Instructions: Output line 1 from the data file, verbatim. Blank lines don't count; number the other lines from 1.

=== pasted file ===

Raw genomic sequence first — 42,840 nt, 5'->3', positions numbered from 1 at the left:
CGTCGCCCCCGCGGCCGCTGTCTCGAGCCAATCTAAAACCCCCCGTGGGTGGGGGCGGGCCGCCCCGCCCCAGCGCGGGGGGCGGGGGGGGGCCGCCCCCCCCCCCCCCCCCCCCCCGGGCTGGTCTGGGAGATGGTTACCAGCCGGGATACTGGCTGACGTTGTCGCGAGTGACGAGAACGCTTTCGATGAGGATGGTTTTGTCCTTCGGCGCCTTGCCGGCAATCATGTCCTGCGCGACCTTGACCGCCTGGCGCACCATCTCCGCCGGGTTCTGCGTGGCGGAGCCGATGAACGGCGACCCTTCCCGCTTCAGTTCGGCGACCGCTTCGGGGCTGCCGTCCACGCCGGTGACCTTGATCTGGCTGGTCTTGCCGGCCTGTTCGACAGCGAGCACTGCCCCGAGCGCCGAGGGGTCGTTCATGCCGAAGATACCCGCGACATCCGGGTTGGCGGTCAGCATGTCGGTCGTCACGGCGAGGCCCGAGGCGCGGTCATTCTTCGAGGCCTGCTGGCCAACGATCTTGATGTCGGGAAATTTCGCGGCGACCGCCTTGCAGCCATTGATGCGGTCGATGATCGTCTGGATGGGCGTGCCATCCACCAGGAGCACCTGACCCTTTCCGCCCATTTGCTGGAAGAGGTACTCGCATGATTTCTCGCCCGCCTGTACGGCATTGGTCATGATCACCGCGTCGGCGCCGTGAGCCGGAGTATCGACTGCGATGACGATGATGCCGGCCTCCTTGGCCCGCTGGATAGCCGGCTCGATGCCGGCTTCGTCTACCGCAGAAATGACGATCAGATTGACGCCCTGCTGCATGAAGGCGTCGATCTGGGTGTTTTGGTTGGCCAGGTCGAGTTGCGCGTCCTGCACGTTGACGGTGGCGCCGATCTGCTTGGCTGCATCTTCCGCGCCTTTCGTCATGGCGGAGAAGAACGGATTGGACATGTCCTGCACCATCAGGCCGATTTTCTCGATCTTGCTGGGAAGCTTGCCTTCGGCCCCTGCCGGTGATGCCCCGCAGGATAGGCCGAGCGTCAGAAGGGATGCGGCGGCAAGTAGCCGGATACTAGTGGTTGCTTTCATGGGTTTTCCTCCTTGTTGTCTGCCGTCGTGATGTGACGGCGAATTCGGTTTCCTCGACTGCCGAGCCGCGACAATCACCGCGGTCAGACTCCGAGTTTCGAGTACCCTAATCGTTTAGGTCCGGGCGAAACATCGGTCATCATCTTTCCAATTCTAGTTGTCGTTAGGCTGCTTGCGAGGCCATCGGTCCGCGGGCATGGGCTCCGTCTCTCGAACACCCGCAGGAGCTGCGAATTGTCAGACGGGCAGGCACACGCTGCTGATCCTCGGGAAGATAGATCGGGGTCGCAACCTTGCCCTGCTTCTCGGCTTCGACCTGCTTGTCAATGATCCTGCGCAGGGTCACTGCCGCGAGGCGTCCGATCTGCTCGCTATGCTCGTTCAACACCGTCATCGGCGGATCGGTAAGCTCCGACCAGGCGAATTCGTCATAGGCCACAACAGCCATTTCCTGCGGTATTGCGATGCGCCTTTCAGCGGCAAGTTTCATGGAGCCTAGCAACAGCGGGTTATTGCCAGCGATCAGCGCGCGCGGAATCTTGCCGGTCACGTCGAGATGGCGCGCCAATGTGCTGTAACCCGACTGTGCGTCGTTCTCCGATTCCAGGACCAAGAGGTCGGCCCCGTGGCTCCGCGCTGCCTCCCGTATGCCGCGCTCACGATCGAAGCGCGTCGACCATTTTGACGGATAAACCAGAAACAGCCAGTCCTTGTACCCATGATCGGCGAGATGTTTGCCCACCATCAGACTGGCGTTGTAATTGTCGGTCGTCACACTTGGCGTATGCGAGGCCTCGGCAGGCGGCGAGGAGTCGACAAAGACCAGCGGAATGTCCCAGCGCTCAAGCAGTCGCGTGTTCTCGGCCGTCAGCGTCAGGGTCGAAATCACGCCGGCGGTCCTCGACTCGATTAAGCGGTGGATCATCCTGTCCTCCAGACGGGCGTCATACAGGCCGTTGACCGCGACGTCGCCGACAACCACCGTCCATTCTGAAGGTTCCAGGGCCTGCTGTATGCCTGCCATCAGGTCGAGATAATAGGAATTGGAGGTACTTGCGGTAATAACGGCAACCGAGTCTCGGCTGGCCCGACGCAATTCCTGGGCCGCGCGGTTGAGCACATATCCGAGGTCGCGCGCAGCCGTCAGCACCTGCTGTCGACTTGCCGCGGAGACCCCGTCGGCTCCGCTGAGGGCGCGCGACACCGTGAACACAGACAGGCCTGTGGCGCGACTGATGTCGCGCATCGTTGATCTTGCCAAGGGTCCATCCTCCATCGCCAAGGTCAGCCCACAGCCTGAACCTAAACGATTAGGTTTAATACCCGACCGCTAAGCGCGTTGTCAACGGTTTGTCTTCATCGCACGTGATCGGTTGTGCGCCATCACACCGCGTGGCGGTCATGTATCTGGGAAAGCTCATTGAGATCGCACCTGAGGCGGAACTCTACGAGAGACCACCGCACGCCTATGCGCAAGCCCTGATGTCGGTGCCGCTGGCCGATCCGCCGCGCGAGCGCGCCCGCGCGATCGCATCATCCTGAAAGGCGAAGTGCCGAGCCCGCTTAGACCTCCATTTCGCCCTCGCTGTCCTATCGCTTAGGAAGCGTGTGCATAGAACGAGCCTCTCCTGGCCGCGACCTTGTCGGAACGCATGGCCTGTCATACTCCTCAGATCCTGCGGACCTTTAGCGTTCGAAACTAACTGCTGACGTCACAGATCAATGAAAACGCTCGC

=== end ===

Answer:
Raw genomic sequence first — 42,840 nt, 5'->3', positions numbered from 1 at the left: